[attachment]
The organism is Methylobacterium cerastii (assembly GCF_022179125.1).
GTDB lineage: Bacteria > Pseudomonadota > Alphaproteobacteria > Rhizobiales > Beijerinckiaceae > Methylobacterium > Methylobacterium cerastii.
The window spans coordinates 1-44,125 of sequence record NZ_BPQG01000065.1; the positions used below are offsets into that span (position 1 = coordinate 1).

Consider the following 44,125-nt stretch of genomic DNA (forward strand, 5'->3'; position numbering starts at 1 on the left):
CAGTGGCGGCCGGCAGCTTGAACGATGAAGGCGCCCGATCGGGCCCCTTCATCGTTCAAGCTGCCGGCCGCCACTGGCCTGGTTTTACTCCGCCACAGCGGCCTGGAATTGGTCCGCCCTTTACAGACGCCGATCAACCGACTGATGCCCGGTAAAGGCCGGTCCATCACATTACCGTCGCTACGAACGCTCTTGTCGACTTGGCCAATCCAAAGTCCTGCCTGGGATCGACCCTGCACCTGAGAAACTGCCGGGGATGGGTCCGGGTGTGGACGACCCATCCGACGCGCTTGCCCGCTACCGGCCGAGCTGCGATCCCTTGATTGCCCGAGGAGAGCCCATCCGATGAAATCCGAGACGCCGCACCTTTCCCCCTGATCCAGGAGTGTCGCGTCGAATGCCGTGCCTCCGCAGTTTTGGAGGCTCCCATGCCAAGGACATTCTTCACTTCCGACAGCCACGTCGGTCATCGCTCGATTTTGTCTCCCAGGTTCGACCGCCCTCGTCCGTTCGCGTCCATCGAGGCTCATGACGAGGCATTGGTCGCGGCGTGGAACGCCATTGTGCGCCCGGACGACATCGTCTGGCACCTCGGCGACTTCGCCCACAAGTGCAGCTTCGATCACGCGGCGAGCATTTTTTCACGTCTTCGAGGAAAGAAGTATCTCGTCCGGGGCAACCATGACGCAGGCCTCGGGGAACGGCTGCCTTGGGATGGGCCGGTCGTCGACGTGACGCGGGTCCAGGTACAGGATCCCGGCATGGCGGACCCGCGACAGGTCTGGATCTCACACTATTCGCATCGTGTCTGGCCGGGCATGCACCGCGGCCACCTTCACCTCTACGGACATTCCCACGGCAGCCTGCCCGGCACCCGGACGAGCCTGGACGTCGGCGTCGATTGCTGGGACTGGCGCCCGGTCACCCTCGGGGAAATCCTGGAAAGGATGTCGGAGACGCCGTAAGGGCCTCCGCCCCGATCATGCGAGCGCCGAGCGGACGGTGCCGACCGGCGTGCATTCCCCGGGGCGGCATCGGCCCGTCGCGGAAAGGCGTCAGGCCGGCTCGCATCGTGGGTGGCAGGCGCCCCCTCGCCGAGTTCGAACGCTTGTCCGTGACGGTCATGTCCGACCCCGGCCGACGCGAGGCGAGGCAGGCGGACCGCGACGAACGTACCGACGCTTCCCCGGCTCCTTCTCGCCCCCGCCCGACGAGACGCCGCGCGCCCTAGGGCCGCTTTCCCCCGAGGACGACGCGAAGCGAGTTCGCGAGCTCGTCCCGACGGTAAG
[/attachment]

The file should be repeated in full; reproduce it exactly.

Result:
The organism is Methylobacterium cerastii (assembly GCF_022179125.1).
GTDB lineage: Bacteria > Pseudomonadota > Alphaproteobacteria > Rhizobiales > Beijerinckiaceae > Methylobacterium > Methylobacterium cerastii.
The window spans coordinates 1-44,125 of sequence record NZ_BPQG01000065.1; the positions used below are offsets into that span (position 1 = coordinate 1).

Consider the following 44,125-nt stretch of genomic DNA (forward strand, 5'->3'; position numbering starts at 1 on the left):
CAGTGGCGGCCGGCAGCTTGAACGATGAAGGCGCCCGATCGGGCCCCTTCATCGTTCAAGCTGCCGGCCGCCACTGGCCTGGTTTTACTCCGCCACAGCGGCCTGGAATTGGTCCGCCCTTTACAGACGCCGATCAACCGACTGATGCCCGGTAAAGGCCGGTCCATCACATTACCGTCGCTACGAACGCTCTTGTCGACTTGGCCAATCCAAAGTCCTGCCTGGGATCGACCCTGCACCTGAGAAACTGCCGGGGATGGGTCCGGGTGTGGACGACCCATCCGACGCGCTTGCCCGCTACCGGCCGAGCTGCGATCCCTTGATTGCCCGAGGAGAGCCCATCCGATGAAATCCGAGACGCCGCACCTTTCCCCCTGATCCAGGAGTGTCGCGTCGAATGCCGTGCCTCCGCAGTTTTGGAGGCTCCCATGCCAAGGACATTCTTCACTTCCGACAGCCACGTCGGTCATCGCTCGATTTTGTCTCCCAGGTTCGACCGCCCTCGTCCGTTCGCGTCCATCGAGGCTCATGACGAGGCATTGGTCGCGGCGTGGAACGCCATTGTGCGCCCGGACGACATCGTCTGGCACCTCGGCGACTTCGCCCACAAGTGCAGCTTCGATCACGCGGCGAGCATTTTTTCACGTCTTCGAGGAAAGAAGTATCTCGTCCGGGGCAACCATGACGCAGGCCTCGGGGAACGGCTGCCTTGGGATGGGCCGGTCGTCGACGTGACGCGGGTCCAGGTACAGGATCCCGGCATGGCGGACCCGCGACAGGTCTGGATCTCACACTATTCGCATCGTGTCTGGCCGGGCATGCACCGCGGCCACCTTCACCTCTACGGACATTCCCACGGCAGCCTGCCCGGCACCCGGACGAGCCTGGACGTCGGCGTCGATTGCTGGGACTGGCGCCCGGTCACCCTCGGGGAAATCCTGGAAAGGATGTCGGAGACGCCGTAAGGGCCTCCGCCCCGATCATGCGAGCGCCGAGCGGACGGTGCCGACCGGCGTGCATTCCCCGGGGCGGCATCGGCCCGTCGCGGAAAGGCGTCAGGCCGGCTCGCATCGTGGGTGGCAGGCGCCCCCTCGCCGAGTTCGAACGCTTGTCCGTGACGGTCATGTCCGACCCCGGCCGACGCGAGGCGAGGCAGGCGGACCGCGACGAACGTACCGACGCTTCCCCGGCTCCTTCTCGCCCCCGCCCGACGAGACGCCGCGCGCCCTAGGGCCGCTTTCCCCCGAGGACGACGCGAAGCGAGTTCGCGAGCTCGTCCCGACGGTAAG